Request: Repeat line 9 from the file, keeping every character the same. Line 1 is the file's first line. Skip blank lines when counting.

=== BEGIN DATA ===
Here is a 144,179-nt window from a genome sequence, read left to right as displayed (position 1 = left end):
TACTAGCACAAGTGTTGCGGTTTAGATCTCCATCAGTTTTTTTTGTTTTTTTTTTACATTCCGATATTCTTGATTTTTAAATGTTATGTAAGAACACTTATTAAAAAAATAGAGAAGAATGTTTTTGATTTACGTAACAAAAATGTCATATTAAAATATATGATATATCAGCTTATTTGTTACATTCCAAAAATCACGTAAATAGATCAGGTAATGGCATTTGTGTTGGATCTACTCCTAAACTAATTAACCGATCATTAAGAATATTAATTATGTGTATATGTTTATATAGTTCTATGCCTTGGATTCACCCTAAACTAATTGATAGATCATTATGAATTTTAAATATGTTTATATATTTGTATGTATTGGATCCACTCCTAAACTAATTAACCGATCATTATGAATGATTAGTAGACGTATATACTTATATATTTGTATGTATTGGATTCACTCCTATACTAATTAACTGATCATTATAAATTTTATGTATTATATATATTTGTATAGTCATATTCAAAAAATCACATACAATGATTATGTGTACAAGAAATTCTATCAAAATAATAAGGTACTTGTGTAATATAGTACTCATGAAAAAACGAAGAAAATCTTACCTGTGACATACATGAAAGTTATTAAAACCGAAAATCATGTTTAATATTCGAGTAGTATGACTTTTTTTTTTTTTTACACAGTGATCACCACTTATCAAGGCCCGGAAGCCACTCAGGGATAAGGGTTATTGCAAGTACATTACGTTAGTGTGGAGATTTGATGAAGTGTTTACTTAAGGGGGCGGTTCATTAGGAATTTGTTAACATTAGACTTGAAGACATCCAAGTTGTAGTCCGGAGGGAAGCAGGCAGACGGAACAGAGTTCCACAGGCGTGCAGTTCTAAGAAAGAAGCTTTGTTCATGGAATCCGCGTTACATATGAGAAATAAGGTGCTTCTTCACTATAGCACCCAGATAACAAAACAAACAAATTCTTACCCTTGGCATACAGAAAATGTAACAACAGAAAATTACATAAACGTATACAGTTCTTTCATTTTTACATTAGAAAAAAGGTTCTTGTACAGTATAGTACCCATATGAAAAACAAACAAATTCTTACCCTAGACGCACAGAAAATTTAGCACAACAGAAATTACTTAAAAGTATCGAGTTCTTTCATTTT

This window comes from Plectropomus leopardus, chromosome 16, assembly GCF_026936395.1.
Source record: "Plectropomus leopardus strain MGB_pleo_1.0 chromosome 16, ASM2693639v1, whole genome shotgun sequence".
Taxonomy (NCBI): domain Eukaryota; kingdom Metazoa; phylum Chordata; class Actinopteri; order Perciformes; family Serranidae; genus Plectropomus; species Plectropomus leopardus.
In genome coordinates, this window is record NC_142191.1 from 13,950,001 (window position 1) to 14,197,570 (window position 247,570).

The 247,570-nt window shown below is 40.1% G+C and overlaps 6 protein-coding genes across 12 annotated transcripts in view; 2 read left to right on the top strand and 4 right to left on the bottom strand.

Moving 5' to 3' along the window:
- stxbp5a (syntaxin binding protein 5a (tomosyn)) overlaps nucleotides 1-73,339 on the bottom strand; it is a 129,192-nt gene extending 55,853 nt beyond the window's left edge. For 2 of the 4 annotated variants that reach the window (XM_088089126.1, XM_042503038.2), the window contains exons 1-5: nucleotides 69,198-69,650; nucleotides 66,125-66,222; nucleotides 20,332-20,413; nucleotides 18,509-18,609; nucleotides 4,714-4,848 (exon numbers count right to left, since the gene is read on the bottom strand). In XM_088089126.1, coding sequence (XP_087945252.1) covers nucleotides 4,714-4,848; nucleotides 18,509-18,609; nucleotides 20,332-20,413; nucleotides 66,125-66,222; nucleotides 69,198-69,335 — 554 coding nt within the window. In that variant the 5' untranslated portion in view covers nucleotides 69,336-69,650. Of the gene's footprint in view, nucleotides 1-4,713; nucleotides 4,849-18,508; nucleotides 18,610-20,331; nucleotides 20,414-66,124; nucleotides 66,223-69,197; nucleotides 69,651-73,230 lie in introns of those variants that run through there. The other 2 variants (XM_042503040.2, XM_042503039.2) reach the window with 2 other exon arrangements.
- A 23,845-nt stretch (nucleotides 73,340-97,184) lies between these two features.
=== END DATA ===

- stxbp5a (syntaxin binding protein 5a (tomosyn)) overlaps nucleotides 1-73,339 on the bottom strand; it is a 129,192-nt gene extending 55,853 nt beyond the window's left edge. For 2 of the 4 annotated variants that reach the window (XM_088089126.1, XM_042503038.2), the window contains exons 1-5: nucleotides 69,198-69,650; nucleotides 66,125-66,222; nucleotides 20,332-20,413; nucleotides 18,509-18,609; nucleotides 4,714-4,848 (exon numbers count right to left, since the gene is read on the bottom strand). In XM_088089126.1, coding sequence (XP_087945252.1) covers nucleotides 4,714-4,848; nucleotides 18,509-18,609; nucleotides 20,332-20,413; nucleotides 66,125-66,222; nucleotides 69,198-69,335 — 554 coding nt within the window. In that variant the 5' untranslated portion in view covers nucleotides 69,336-69,650. Of the gene's footprint in view, nucleotides 1-4,713; nucleotides 4,849-18,508; nucleotides 18,610-20,331; nucleotides 20,414-66,124; nucleotides 66,223-69,197; nucleotides 69,651-73,230 lie in introns of those variants that run through there. The other 2 variants (XM_042503040.2, XM_042503039.2) reach the window with 2 other exon arrangements.